CFO Therese Friberg shares her career tips

She’s inspired by Astrid Lindgren, not afraid to stand out and doesn’t dwell on setbacks – our CFO Therese Friberg opened up about her own experiences as she mentored young women last week.

Seeking career advice, women aged 18-25 joined from countries including Brazil, Jordan, Macedonia, Italy, Tunisia, Germany and Sweden. The virtual mentoring event was hosted by Electrolux 100 Women – a grassroots initiative launched last year at Electrolux to provide career mentoring to women.

“This event gave me more hope that many things are possible and that I should widen my perspective in addressing what I want to be doing with my life. I also loved how diverse the attendees were. It gave me a moment of power that I am connected to other ladies who want to change something, whether in their lives or the world,” said mentee Israa Ben Abdallah.

The event, held last week, was announced on the International Day of the Girl in October.

Therese’s top tips:

Therese has worked at Electrolux for twenty years and is the youngest member of Group Management. She has held the position of CFO for two years. So, what are her top tips for getting ahead? Here are some of the highlights:

Q. You said: “I don’t think being a woman is an issue. I am who I am.” Tell us why you think like this and how has it impacted your approach to your career?

A: We all have different personalities with strengths and weaknesses and it’s about how to take advantage of and utilize your strengths and also how to identify and work on your improvement areas. To me, gender is not really a relevant personality characteristic and nothing I wish to change or work on. If anything, I would see it as positive in the sense that it’s an opportunity to stick out in the sea of black suits.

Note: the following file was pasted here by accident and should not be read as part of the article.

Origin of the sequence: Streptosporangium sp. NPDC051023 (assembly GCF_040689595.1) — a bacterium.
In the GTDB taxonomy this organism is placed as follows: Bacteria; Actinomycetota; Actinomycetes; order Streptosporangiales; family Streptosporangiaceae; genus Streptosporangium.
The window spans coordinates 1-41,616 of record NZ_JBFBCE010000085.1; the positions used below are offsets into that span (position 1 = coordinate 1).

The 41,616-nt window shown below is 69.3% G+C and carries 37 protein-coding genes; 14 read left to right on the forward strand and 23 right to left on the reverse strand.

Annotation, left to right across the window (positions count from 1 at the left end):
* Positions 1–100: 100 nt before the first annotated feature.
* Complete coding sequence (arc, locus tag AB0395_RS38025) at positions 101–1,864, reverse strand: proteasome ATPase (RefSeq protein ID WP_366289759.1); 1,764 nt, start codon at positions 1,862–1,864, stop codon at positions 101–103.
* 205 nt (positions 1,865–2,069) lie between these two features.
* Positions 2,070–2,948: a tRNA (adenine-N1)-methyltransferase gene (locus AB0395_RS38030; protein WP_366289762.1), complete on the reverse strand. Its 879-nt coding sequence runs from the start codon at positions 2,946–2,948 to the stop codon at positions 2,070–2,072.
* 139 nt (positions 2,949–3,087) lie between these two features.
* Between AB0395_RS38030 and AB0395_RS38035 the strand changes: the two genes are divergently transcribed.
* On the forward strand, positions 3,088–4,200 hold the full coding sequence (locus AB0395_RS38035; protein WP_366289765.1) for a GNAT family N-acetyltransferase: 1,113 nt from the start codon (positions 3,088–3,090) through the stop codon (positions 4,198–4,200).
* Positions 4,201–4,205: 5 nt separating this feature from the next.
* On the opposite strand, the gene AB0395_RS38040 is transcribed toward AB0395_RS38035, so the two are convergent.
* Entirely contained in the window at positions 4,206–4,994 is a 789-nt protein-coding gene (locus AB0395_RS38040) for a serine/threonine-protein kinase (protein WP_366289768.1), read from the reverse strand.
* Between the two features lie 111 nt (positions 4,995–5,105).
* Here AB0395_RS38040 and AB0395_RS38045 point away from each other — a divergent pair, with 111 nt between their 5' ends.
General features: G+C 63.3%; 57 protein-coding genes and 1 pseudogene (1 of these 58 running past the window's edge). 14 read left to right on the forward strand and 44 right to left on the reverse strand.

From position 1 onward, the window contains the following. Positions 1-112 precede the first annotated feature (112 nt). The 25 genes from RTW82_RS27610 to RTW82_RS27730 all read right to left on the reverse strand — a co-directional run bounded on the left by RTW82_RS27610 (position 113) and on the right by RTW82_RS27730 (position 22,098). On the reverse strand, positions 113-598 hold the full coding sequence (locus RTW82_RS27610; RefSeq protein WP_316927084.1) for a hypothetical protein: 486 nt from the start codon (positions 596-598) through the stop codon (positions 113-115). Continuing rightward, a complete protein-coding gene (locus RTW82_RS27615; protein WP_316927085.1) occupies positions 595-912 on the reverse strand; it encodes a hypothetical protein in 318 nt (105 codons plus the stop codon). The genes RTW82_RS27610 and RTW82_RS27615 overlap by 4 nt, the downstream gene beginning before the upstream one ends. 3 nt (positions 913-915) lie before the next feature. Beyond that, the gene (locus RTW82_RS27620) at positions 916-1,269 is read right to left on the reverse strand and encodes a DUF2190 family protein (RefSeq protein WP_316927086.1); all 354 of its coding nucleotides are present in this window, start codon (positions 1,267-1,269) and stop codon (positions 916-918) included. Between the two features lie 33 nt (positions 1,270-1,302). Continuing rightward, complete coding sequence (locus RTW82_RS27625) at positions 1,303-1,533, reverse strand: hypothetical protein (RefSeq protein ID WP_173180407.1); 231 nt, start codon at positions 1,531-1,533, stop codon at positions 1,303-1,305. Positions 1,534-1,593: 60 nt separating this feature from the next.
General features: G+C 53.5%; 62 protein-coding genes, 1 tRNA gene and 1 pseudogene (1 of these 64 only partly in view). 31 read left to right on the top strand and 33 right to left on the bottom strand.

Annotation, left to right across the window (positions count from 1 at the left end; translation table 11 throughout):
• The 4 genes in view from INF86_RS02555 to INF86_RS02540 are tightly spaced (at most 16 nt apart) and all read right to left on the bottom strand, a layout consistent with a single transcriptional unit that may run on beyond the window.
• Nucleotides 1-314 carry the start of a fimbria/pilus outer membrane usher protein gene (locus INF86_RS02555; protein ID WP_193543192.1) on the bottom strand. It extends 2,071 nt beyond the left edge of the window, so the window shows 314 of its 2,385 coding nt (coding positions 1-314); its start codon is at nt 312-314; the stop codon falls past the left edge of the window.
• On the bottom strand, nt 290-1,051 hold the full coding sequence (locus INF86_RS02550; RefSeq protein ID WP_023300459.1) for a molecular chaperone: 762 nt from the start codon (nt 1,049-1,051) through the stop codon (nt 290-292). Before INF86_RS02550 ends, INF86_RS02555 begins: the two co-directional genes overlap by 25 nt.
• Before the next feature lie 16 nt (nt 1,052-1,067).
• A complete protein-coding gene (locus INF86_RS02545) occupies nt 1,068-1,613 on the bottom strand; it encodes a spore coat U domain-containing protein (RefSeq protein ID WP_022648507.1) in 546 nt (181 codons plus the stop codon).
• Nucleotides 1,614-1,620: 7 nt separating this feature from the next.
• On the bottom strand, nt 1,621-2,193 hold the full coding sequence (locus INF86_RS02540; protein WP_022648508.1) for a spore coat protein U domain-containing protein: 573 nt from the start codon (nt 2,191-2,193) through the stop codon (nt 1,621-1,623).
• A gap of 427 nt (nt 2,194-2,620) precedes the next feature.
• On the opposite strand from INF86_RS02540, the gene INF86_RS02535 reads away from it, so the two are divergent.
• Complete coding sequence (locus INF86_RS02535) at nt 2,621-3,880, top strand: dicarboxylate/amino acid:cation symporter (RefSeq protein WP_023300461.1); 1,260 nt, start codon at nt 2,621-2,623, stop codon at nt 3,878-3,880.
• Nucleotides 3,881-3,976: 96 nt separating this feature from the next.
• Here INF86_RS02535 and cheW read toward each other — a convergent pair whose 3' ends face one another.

I also think most people I meet enjoy working in a diverse environment and I can contribute to that in a positive way.

Q: Who inspires you? Can you name a person internationally that you look up to and why?

A: One person who has inspired me as I grew up is our famous Swedish author Astrid Lindgren, both who she was as a person but also through her books in which young female characters such as Pippi Longstocking stand out as being strong and different than the traditional role model. She shone the light on role models who were out of the ordinary women or young females and I think that’s an important message for young girls growing up that’s it’s ok to stand out and do things your own way.

Q: Do you think that being a female leader there is more pressure? Are females in the public eye more criticized when they fail because of gender?

A: When I’m at work, I don’t even see myself as a woman. My gender is not relevant for who I am at work or how I manage my job. So, in that sense this is a question I would not even ask myself. It might be a naive or ignorant approach, but I think it has been working well so far. I also believe or hope that if I don’t make a big deal about it that it will be a less important topic for others as well.

Q: When applying for a job, should we look for female leaders? What are the signs of a good leader?

A: I think a good leader is an inclusive leader that is eager for people to get seen or heard for who they are and their respective competences and skills – and in my experience that is not dependent on them being a male or female leader.

I personally like leaders who embrace development, want to stretch their employees and make them shine. I also like leaders that dare to be challenged as I think that indicates a maturity and a wish for them to continue to develop. No one is ever perfect or complete.